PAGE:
Obama: US economy 'envy of the world', but jobs slowdown is Congress's fault

Barack Obama Points

The Obama administration sent a clear message on Friday: if anyone is to blame for the US economy slowdown, it is Congress.

Related: US economy's jobs slowdown raises doubts about interest rate rise

Both Barack Obama and Labor Secretary Tom Perez pointed to congressional inaction on issues like the budget and transportation and infrastructure as reasons why the US economy was not growing at a faster pace.

Their statements were part of a reaction to the worse-than-expected jobs report released on Friday morning. The report showed that the US economy added fewer jobs in September than expected, casting doubts over whether the Federal Reserve would raise interest rates before the year’s end.

The US economy has seen “67 straight months of job creation, 13.2 million new jobs in all and an unemployment rate that has fallen from a high of 10% down to 5.1%”, Obama said.

“These long-term trends are obviously good news particularly for every American waking up each morning and heading to a new job,” the president added. “But we would be doing even better if we didn’t have to keep on dealing with the unnecessary crises in Congress every few months.

“This is especially important right now because although the American economy has been chugging along at a steady pace, much of the global economy has softened.”

Obama said part of the reason the US job growth has slowed is because there is a global slowdown, which has affected US exports and made the US economy skittish. As such, the US does not need another manufactured crisis such as attempting to avoid a government shutdown in December.

“I will not sign another short-sighted spending bill like the one Congress sent me this week. We purchased ourselves 10 additional weeks, we need to use them effectively,” Obama said, referring to the short-term extension passed by Congress.

“Congress has to do its job. We can’t flirt with another shutdown. It should pass a serious budget.”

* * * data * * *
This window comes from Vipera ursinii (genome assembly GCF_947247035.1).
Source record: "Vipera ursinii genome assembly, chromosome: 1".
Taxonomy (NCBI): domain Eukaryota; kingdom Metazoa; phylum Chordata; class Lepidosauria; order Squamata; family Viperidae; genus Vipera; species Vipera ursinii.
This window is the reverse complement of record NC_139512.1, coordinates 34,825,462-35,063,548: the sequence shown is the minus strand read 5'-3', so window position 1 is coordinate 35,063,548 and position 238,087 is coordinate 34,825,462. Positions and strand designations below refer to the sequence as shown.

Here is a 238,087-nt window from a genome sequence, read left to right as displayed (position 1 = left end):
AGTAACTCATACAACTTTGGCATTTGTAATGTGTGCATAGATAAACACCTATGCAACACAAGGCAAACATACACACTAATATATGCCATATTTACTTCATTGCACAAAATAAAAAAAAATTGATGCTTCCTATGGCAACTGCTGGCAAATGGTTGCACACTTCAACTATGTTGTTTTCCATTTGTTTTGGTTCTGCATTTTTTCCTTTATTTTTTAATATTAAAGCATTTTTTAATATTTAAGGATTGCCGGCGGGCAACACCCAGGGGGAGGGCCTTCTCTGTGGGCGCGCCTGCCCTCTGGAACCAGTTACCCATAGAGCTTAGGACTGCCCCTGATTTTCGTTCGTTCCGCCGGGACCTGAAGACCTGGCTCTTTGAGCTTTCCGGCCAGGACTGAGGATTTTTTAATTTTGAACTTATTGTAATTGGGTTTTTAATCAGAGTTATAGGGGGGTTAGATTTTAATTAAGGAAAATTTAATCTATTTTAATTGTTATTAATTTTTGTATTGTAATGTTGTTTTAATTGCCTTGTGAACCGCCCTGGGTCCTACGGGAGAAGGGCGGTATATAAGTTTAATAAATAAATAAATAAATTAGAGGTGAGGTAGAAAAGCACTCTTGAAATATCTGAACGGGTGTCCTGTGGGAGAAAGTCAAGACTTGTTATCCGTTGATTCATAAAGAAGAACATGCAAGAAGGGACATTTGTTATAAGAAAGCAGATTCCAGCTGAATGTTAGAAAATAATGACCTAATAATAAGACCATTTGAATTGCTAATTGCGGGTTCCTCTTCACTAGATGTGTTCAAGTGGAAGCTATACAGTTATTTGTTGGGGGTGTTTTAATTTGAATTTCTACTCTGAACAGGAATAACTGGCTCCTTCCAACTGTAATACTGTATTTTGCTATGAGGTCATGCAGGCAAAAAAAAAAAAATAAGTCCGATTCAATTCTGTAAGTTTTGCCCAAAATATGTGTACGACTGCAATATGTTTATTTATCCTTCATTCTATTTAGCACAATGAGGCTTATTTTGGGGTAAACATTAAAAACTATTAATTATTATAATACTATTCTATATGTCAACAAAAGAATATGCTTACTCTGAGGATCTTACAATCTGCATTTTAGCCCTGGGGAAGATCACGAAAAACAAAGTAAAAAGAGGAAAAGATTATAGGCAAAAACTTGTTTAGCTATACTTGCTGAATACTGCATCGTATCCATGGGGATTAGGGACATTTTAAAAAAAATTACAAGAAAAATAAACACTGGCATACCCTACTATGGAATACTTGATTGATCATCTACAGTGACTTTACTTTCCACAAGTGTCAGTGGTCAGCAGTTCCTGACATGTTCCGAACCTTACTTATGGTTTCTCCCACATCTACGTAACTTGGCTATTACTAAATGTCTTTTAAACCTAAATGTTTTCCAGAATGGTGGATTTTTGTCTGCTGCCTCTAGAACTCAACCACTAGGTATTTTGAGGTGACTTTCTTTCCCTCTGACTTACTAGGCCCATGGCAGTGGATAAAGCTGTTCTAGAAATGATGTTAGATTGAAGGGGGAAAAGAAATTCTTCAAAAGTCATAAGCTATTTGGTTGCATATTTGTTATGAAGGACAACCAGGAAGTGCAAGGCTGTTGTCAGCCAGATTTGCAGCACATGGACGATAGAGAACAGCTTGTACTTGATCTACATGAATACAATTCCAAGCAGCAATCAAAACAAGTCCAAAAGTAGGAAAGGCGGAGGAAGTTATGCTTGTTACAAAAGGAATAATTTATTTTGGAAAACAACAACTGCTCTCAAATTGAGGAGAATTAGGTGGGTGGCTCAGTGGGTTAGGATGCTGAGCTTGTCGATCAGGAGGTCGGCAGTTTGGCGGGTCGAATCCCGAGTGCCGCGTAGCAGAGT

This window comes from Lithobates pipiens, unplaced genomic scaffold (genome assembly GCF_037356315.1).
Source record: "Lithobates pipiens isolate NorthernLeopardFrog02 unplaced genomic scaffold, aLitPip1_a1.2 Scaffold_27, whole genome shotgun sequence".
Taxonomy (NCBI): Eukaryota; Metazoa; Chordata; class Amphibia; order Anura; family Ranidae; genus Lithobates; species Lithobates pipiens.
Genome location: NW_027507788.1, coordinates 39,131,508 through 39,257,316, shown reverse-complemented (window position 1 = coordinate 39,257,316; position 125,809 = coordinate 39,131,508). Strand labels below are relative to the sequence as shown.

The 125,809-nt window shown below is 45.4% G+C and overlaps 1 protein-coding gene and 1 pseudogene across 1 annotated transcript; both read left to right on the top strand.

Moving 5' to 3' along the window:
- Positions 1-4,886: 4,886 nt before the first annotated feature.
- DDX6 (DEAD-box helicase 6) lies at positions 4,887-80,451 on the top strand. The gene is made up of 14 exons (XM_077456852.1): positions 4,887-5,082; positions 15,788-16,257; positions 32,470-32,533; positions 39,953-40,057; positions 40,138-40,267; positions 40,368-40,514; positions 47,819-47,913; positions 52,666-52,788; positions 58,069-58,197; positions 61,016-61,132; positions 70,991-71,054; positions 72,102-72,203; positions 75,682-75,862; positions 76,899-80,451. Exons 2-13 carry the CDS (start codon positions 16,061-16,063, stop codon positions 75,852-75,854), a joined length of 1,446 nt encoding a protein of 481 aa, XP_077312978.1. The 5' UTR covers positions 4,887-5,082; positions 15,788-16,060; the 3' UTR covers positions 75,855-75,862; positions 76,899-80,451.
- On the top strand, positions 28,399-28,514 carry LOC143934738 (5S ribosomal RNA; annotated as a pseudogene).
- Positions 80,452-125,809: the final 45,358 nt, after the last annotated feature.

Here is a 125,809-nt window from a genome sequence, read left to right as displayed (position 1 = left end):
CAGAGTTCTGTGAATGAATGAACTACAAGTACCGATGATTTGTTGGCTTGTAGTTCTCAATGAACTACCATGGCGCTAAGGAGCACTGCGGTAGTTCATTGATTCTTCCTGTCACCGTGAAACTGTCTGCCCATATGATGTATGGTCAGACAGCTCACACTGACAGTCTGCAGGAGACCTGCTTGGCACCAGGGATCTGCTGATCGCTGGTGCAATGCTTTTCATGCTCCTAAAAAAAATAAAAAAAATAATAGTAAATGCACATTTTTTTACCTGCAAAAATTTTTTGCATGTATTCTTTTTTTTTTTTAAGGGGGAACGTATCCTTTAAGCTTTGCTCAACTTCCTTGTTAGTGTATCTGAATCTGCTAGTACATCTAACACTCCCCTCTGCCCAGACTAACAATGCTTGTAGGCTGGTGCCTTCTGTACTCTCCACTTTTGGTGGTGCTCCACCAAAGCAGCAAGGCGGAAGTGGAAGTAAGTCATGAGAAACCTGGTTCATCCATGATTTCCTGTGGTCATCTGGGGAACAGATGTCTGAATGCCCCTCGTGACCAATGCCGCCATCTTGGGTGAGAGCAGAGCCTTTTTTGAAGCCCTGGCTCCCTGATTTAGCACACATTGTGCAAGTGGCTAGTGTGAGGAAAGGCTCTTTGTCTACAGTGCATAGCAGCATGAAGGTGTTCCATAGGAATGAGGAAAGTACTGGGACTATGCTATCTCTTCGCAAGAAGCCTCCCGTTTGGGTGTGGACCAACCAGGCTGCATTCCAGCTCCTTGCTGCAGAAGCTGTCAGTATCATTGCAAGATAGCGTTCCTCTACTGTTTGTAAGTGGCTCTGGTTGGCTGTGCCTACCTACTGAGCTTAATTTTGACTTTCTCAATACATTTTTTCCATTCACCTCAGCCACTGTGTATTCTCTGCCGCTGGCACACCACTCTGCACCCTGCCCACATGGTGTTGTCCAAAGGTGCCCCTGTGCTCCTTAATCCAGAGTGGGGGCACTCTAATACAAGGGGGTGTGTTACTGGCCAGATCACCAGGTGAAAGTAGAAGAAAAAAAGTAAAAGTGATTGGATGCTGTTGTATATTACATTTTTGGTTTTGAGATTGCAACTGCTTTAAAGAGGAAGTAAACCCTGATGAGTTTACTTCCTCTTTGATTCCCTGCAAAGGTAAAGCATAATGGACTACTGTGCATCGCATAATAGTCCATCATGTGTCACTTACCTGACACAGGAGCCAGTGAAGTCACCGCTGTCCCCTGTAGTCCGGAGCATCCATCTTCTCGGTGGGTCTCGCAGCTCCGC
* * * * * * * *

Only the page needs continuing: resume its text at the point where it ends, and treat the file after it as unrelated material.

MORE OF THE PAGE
John Boehner, the outgoing speaker of the House, also believes the US economy can do better. However, he blamed the slowed economic growth on the White House.

“Too many middle-class families are still struggling in this economy, and we can do a lot better,” Boehner said. “There is no excuse for the president to continue pushing an agenda that will hurt hardworking families and stifle economic growth.”

Perez admitted that September’s job growth “didn’t meet our high expectations” and that the US could do better, but said it was up to Congress to fix. The Obama administration has a laundry list of ways that the Congress can improve the US economic outlook, he said, including acting immediately to pass a transportation infrastructure bill and providing relief from “the sequestration straightjacket”.

“Those are the things that create jobs. I am confident that there is bipartisan support, there is majority support in both houses of Congress to do all of those things and they need to act immediately,” Perez told the Guardian.

“I am hopeful. Speaker [John] Boehner as he prepares to depart indicated that he wants to leave a clean barn for his successor and a clean barn would mean passing all these initiatives because that’s how you create jobs.”

Perez also called on Congress to raise the federal minimum wage to $12 by 2020 and to pass a national paid leave law, which he says would improve labor participation. In September, US labor participation dropped to 62.4% – the lowest mark since October 1977.

Despite its faults, the US economy “continues to be envy of the world,” Perez said. When asked what makes US economy so appealing, Perez said that in other countries people do not have money in their pockets to spend.

“We have the most productive workforce in the world,” he said. “We have a legal system that is fair and impartial. We have incredible advantages now in energy as we become closer and closer to energy independence. It is a lot cheaper to make things here.

“The gallon [of] gas is a boon for most consumers – including myself. Every time I go to a gas pump, I am pretty pumped up because it’s so cheap. But because we are an oil and gas producer, we have seen a job loss of roughly 100,000 in that sector.”

Powered by Guardian.co.ukThis article was written by Jana Kasperkevic in New York, for theguardian.com on Saturday 3rd October 2015 14.46 Europe/Londonguardian.co.uk © Guardian News and Media Limited 2010

 

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